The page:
By adopting a similar model, the UBOF could assist recipients to develop their own personalised purposes for the payment. Rather than allow a politicised and misleading ‘money for nothing’ discourse to develop, a labelled cash transfer model would support recipients to use the money for some form of betterment, whether that be personal, for their family, for others, or for the community at large.

In line with this approach, the payment could be administered through a range of accredited organisations, which could be local authorities, schools, colleges, advisory services such as the Citizen’s Advice Bureau (CAB) or the National Careers Service (NCS), and accredited employers and trade unions (all subject to a code of conduct). Often, these accredited organisations would be civil society based as opposed to direct government agencies, in order to avoid the alienating effect that a direct government distribution model might have for some communities and individuals.

Upon applying for the payment, the citizen would meet with a representative from one of these accredited organisations, in order to support the recipient to consider how they intend to use the money. While receipt of the payment would not be conditional on the content of the conversation, the act of defining an expressed purpose could, as the Moroccan example suggests, play an important role in developing an individual sense of commitment, purpose and agency. If coupled with ongoing opportunities to access advice and support (again through the likes of the CAB), this show of faith from the state in the ability of citizens to make decisions in their best interests could reverse the damaging impacts of welfare stigma associated with the current welfare system.

It is important that the advisory meeting be just one element of the role of accredited organisations, who would also offer guidance and support for those considering whether and when to access the UBOF, and for those in receipt of it. As much as possible these organisations should be integrated into communities, with the meeting to formally begin accessing the UBOF as just one interaction in a longer relationship. The organisations would of course need support to perform these roles, but this would be a worthwhile investment to effectively support UBOF recipients.

We recognise that for many advocates of UBI the introduction of some form of conditionality — albeit soft conditionality — will represent a major drawback. Yet the time-limited nature of the UBOF means that recipients may require more support in deciding when to access it and how best to use it. The regularity of payment, drastically reduced conditionality and the non-punitive nature of the UBOF remain aligned to many philosophical underpinnings of UBI and a pathway towards full UBI.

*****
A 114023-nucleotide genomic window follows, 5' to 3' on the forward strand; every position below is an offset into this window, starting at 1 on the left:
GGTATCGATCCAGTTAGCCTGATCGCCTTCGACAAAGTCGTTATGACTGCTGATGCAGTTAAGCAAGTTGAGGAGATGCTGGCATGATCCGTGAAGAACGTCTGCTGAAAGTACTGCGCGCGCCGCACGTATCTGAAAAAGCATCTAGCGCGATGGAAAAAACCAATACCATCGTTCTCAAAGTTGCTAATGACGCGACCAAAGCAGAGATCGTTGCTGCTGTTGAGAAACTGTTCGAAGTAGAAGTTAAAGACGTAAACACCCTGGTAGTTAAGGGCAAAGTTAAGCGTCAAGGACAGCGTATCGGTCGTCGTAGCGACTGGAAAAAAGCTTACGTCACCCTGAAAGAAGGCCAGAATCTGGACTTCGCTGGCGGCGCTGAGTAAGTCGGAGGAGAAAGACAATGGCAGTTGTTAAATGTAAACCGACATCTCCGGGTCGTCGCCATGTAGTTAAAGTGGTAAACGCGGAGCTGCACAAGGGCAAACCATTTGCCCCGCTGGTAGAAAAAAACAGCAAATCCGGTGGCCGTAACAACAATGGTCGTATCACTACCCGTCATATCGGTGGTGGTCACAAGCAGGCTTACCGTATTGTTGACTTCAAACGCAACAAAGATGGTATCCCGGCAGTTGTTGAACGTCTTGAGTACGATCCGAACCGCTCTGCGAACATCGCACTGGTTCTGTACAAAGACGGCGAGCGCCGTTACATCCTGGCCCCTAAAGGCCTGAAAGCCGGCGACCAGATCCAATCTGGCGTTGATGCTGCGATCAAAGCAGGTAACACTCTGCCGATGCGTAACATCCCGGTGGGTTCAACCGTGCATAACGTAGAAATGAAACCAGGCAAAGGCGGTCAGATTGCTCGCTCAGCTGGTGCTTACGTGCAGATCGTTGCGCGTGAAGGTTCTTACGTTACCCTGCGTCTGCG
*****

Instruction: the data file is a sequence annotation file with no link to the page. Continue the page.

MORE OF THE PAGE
The requirement to access the fund through an accredited organisation could also act as a disincentive to collect the payment at the beginning of the ten-year eligibility period in order to invest it. This, of course, would run contrary to the intended purpose of the fund to provide citizens with an opportunity to make changes to their lives or contribute to their communities. This process of reflection and social commitment in addition to the fact that by accepting the payment, individuals would be forgoing Personal Tax Allowances and income-related benefits (and paying additional tax in the case of higher rate tax payers) provides a significant barrier to gaming the system. And, as we have seen in Alaska, these types of dividends without stringent conditions attached, are generally put to good use, often being used to improve the asset position of the family, pay down heavy and burdensome debt or investing in the individual or family’s future.

Alongside the opportunity fund, the government should simultaneously assess whether a full Basic Income would be desirable. By conducting a series of Basic Income experiments such as that currently being undertaken by Finland, a better evidential base can be developed from which to assess a variety of impacts that a Basic Income could have. The recent announcement by the Scottish Government that it will look to support feasibility studies into potential experiments in Glasgow, Edinburgh, Fife and North Ayrshire is a productive step, and should be mirrored by Westminster.

The conversation around Basic Income should not occur exclusively in a government and thinktank bubble. Basic Income is an idea which could profoundly alter conceptions of work, our obligations to one another and relationship to the state. It is only right therefore that it be widely discussed. This is a challenge that all involved in the Basic Income debate should look to confront, by seeking out unlikely conversations, novel alliances and engagements with audiences and organisations beyond our typical comfort zone. These conversations are richer if practical and based on the expectation of action. So it is also a call for the government to support this conversation; entertaining the idea of a UBOF would be an excellent place to start.

This article has summarised the costs and administration of the Universal Basic Opportunity Fund. But who will benefit from the Fund?

We provide case-studies in another article — Using the Opportunity Fund

To find out more about our research, please contact Anthony Painter

For full references and bibliography please visit the RSA website to download the full report